The A320 family has been a great success for Airbus. In service since 1988, it has overtaken the 737 in narrowbody orders (but not deliveries). There have been many upgrades and developments, most notably, of course, the A320neo. The next version could be a new clean-sheet design, according to Airbus. And possibly in service in the early 2030s.

Changes to narrowbodies

The Airbus A320 and Boeing 737 dominate narrowbody fleets today. The 737 has been in service since 1968 and the A320 since 1988. Both have moved through several variants but have never had a full redesign. This has advantages in development cost, certification, and commonality for airline fleets.

But there comes a time when a clean-sheet design makes sense to build in new improvements. Both Airbus and Boeing may do this over the coming decade. There has been plenty of discussion about a New Midsize Airplane (NMA) from Boeing, dubbed the 797. This was expected to be larger than the 757, but most likely a widebody. As of 2020, these plans have been put on hold.

There have also been proposals from Boeing for a potential Future Small Airplane (FSA), building on the 737 MAX with a new design allowing additional fuel storage. A return to the 787-3 variant with a new  787X is also a possibility. Development of any proposal has been held up by the pandemic and the 737 MAX grounding, but we are likely to see some plans firmed up as the industry recovers post-COVID.

An A320 replacement by 2035

There has been less discussion about a replacement for the A320 from Airbus. With the A321LR entering service and the A321XLR promising a lot when it starts flying, the A320 family still has plenty left to offer. But there are already plans at Airbus for a replacement.

Speaking at the Dubai Air Show in 2019, Airbus chief executive Guillaume Faury explained his thoughts about a new aircraft. As reported by FlightGlobal, he said:

I would consider the launch of a [single-aisle] programme in the second half of the next decade and entry into service in the early 2030s. We are at a point of time where we see a number of major changes impacting aviation, and they will probably impact the single-aisle business first.”

The development of a new aircraft will, according to Faury, be driven by improvements in both aircraft and production technology. He sees advances and more digitalization in production as critical to the launch of a new aircraft.

New aircraft technology and engines

Of course, a big focus of the coming decades will be new fuel and aircraft propulsion systems. The A320neo series already made significant improvements in fuel efficiency over the A320ceo. The next generation will look to take this further with new engine technology.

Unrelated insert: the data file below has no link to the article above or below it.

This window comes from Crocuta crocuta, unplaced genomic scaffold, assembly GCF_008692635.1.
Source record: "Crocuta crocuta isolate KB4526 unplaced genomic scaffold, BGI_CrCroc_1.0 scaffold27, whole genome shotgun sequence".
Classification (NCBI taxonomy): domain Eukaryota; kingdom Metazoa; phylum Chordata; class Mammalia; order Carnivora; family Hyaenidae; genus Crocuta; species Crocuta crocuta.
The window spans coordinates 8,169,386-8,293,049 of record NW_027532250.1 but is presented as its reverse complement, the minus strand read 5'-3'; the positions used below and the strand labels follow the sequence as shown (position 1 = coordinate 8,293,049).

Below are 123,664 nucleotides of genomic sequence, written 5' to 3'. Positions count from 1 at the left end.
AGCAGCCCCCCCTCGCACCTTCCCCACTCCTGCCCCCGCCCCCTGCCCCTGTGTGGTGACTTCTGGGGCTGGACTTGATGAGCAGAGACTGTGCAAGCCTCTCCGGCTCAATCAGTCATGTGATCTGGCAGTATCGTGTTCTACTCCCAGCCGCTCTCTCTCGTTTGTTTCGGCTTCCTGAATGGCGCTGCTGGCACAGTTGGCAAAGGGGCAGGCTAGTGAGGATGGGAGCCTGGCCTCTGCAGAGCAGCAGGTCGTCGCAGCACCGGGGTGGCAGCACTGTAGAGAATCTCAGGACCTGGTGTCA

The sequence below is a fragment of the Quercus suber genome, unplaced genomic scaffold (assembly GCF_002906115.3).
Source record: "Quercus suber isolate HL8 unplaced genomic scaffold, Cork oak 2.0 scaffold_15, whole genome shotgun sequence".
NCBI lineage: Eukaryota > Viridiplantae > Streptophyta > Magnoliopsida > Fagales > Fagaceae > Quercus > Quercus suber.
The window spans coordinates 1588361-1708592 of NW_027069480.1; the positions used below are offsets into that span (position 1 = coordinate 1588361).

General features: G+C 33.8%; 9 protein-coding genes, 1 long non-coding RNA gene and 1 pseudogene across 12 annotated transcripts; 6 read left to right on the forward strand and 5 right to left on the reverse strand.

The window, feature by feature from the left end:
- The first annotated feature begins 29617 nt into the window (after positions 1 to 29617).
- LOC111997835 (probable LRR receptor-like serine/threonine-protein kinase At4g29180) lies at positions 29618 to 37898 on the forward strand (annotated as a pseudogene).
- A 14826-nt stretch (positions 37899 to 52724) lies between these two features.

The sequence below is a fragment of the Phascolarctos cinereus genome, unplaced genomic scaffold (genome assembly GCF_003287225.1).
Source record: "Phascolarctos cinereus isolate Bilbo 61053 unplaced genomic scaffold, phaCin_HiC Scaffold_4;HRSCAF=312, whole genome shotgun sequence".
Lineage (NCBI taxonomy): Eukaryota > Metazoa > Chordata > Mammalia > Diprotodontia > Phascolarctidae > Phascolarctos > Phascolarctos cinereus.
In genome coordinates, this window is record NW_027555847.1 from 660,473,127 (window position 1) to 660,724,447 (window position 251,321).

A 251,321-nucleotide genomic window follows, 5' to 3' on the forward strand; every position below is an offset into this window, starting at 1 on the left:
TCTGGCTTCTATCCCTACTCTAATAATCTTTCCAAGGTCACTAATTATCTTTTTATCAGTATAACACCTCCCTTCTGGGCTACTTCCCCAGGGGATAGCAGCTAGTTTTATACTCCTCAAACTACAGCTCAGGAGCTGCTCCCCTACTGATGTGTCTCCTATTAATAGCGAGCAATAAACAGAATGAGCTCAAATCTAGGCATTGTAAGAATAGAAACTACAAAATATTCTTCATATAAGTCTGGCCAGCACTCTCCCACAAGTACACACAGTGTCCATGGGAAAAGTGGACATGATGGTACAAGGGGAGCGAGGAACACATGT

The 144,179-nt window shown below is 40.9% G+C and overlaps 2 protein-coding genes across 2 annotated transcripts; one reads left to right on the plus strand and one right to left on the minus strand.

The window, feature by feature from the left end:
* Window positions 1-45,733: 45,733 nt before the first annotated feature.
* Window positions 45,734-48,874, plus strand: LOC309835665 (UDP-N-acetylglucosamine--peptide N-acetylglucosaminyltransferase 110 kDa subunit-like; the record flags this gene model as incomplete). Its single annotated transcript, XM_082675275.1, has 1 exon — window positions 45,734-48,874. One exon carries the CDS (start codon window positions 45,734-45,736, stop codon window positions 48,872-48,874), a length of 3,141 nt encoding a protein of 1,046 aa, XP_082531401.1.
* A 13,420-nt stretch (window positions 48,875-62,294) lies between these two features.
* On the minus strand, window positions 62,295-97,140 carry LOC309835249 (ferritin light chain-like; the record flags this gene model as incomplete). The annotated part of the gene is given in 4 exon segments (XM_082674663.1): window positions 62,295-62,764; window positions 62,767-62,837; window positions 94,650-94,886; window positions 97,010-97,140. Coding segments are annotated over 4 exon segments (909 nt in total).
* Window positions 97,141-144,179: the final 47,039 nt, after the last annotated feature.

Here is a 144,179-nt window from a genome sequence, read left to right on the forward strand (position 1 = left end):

Work is underway across the aviation industry on both electric and hydrogen-powered aircraft. For large commercial aircraft, hybrid-electric or hydrogen power are the most likely initial option. There is still much progress needed in battery technology before this becomes reality. Airbus is exploring hybrid and hydrogen possibilities through its ZEROe aircraft program.

This program looks at three new aircraft designs based on hydrogen power. Airbus hopes to have the first of these in service by 2035 and will select the aircraft type to be developed in 2024-2025.

It seems likely that any new engine options for an A320 replacement will line up with this zero-emission project. But we are very unlikely to see a full hydrogen-powered replacement for the A320 as early as 2035. A hybrid-electric propulsion system however is a likely option. Airbus has already looked at this with the E-Fan X hybrid project, but this was dropped in 2020. Rolls-Royce, however, has continued its work on electric engines that came out of the project.

Could we see single-pilot operation?

Another interesting idea that has been raised for an A320 replacement is a single-pilot narrowbody. FlightGlobal discussed this with Airbus’s innovation arm, Acubed, in August 2020. Its chief executive, Mark Cousin, told FlightGlobal how he saw this as part of the future for single-aisle aircraft and how the company had started early tests with a Beechcraft aircraft. He said:

“We certainly believe that the next generation of single-aisle aircraft will be single-pilot capable. This is really long-term preparation for… this technology to be mature enough to be integrated into the development of the next-generation of single-aisle aircraft.”

Such an aircraft will require a system capable of flying and landing without a pilot. This will use autonomous neural network technology that learns from image data to make decisions as a human pilot would. Work is underway, but it is early stages.

This is not something we are going to see in full use by 2035. Cousin explains his view that a future A320 narrowbody, whilst being dual-pilot as airlines and regulators are used to, may incorporate the technology for single-pilot operation.

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